Donald Judd


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David Raskin


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This pioneering book, the first monograph devoted to Donald Judd, addresses the whole breadth of Judd’s practices. Drawing on documents found in nearly twenty archives, David Raskin explains why some of Judd’s works of art seem startlingly ephemeral while others remain insistently physical. In the process of answering this previously perplexing question, Raskin traces Judd’s principles from his beginnings as an art critic through his fabulous installations and designs in Marfa, Texas. He discusses Judd’s early important paintings and idiosyncratic red objects, as well as the three-dimensional works that are celebrated throughout the world. He also examines Judd’s commitment to empirical values and his political activism, and concludes by considering the importance of Judd’s example for recent art.

Ultimately, Raskin develops a picture of Judd as never before seen: he shows us an artist who asserted his individuality with spare designs; who found spiritual values in plywood, Plexiglas, and industrial production; who refused to distinguish between thinking and feeling while asserting that science marked the limits of knowledge; who claimed that his art provided intuitions of morality but not a specific set of tenets; and who worked for political causes that were neither left nor right.

David Raskin is professor of Art History, Theory, and Criticism at the School of the Art Institute of Chicago.

"Critic David Raskin traces Judd's trajectory from his beginnings as an art critic to the creator of Chinati. Together the two volumes makes for a 'must-have' for any Chinati devotee."—Jeanne Claire van Ryzin, Austin American-Statesman

"The book explores Judd's history, politics, and biography in a way that is both fascinating and dense, approachable and abstract—echoing the strangely affecting nature of the work itself." —Cindy Widner, Austin Chronicle

“This volume gives the reader an eloquent and admiring window onto Judd’s own complex set of beliefs.”—Patricia Anderson, The Art Newspaper No 223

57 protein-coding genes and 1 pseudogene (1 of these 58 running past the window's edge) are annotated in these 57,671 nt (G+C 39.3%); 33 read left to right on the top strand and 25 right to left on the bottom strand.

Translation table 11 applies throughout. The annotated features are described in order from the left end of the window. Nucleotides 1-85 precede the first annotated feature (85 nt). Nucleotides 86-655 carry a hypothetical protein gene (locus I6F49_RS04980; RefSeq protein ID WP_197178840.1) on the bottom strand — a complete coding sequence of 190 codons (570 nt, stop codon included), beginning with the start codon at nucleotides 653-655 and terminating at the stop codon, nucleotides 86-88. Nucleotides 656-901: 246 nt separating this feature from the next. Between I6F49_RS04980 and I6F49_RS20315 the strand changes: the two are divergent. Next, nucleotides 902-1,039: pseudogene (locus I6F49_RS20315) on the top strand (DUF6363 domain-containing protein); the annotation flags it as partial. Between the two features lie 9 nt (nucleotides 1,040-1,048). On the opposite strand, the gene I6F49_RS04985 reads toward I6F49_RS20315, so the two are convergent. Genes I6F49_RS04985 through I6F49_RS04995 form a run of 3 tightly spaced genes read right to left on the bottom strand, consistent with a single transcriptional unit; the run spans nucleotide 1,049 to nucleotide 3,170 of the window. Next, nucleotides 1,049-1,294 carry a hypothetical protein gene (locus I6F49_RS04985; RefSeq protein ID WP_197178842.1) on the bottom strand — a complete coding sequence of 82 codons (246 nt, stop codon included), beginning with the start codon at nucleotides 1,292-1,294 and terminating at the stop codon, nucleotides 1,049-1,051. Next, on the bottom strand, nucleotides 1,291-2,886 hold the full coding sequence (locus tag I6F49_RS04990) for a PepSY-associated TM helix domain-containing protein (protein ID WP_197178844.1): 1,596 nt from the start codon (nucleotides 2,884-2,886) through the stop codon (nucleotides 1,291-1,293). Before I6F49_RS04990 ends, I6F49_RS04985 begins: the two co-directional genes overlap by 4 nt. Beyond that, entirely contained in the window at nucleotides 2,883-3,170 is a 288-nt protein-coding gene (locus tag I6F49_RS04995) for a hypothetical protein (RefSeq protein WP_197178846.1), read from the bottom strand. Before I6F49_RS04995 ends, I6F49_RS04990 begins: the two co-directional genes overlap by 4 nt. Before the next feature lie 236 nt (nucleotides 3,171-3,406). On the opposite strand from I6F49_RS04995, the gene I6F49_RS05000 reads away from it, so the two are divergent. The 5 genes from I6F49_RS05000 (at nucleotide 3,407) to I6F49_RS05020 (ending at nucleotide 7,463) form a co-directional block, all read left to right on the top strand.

"Raskin's monograph is a dense critical commentary on an artist whose work is due for precisely this kind of revisiting."—G. R. Brown, CHOICE

“Besides inspiring new appreciation of Judd’s art, Raskin also gives thorough consideration to Judd’s ideas about community and about effective living – ideas blending a leftist condemnation of war and environmental degradation with arguments for limited government that would win conservative praise on both sides of the pond.”—Janet Stiles Tyson, Cassone

"[A] must-have. . . . Remarkably, the first major monograph devoted to Judd."—Dyal Blog

“Referencing Judd’s writings, interviews, and works as well as those of many art critics, philosophers, scholars, and artists, this generously illustrated book (60 color and 80 monochrome reproductions) featuring creations by Judd and many contemporary artists is well documented, nicely presented, and intellectually stimulating.”—Library Journal

"Yale University Press has released an exploratory book written by David Raskin—itself as handsome and spare as Judd's work—to examine the depth and breadth of Judd's oeuvre."—Australian Art Review

“With this elegant book, Judd’s multicolored works receive the thoughtful attention and recognition they deserve.”—Publishers Weekly
ISBN: 9780300162769
Publication Date: November 23, 2010
220 pages, 8 1/2 x 10 1/2
10 b/w + 110 color illus.